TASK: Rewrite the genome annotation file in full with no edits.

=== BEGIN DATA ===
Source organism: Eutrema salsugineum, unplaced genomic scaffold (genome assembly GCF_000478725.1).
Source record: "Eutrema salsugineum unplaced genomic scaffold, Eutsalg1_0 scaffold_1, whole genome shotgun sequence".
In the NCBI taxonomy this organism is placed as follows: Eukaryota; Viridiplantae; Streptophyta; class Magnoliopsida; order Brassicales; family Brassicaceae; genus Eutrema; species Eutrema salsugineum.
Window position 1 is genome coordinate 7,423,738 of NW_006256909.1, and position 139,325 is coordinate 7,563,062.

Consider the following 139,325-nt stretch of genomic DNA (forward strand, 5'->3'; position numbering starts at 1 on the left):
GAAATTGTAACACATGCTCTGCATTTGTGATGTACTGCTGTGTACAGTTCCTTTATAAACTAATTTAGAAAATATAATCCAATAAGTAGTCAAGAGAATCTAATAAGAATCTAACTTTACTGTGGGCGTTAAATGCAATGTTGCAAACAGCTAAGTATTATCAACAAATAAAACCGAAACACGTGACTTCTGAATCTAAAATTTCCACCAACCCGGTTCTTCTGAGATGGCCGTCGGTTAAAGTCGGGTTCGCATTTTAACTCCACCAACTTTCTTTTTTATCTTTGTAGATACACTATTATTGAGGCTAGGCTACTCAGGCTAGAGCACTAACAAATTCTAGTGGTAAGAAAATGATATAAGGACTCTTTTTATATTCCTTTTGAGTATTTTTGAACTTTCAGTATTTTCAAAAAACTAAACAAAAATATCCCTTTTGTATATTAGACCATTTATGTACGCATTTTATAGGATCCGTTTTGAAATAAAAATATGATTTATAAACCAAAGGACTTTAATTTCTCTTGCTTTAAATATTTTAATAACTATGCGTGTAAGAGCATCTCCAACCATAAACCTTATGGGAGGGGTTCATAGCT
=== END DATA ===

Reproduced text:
Source organism: Eutrema salsugineum, unplaced genomic scaffold (genome assembly GCF_000478725.1).
Source record: "Eutrema salsugineum unplaced genomic scaffold, Eutsalg1_0 scaffold_1, whole genome shotgun sequence".
In the NCBI taxonomy this organism is placed as follows: Eukaryota; Viridiplantae; Streptophyta; class Magnoliopsida; order Brassicales; family Brassicaceae; genus Eutrema; species Eutrema salsugineum.
Window position 1 is genome coordinate 7,423,738 of NW_006256909.1, and position 139,325 is coordinate 7,563,062.

Consider the following 139,325-nt stretch of genomic DNA (forward strand, 5'->3'; position numbering starts at 1 on the left):
GAAATTGTAACACATGCTCTGCATTTGTGATGTACTGCTGTGTACAGTTCCTTTATAAACTAATTTAGAAAATATAATCCAATAAGTAGTCAAGAGAATCTAATAAGAATCTAACTTTACTGTGGGCGTTAAATGCAATGTTGCAAACAGCTAAGTATTATCAACAAATAAAACCGAAACACGTGACTTCTGAATCTAAAATTTCCACCAACCCGGTTCTTCTGAGATGGCCGTCGGTTAAAGTCGGGTTCGCATTTTAACTCCACCAACTTTCTTTTTTATCTTTGTAGATACACTATTATTGAGGCTAGGCTACTCAGGCTAGAGCACTAACAAATTCTAGTGGTAAGAAAATGATATAAGGACTCTTTTTATATTCCTTTTGAGTATTTTTGAACTTTCAGTATTTTCAAAAAACTAAACAAAAATATCCCTTTTGTATATTAGACCATTTATGTACGCATTTTATAGGATCCGTTTTGAAATAAAAATATGATTTATAAACCAAAGGACTTTAATTTCTCTTGCTTTAAATATTTTAATAACTATGCGTGTAAGAGCATCTCCAACCATAAACCTTATGGGAGGGGTTCATAGCT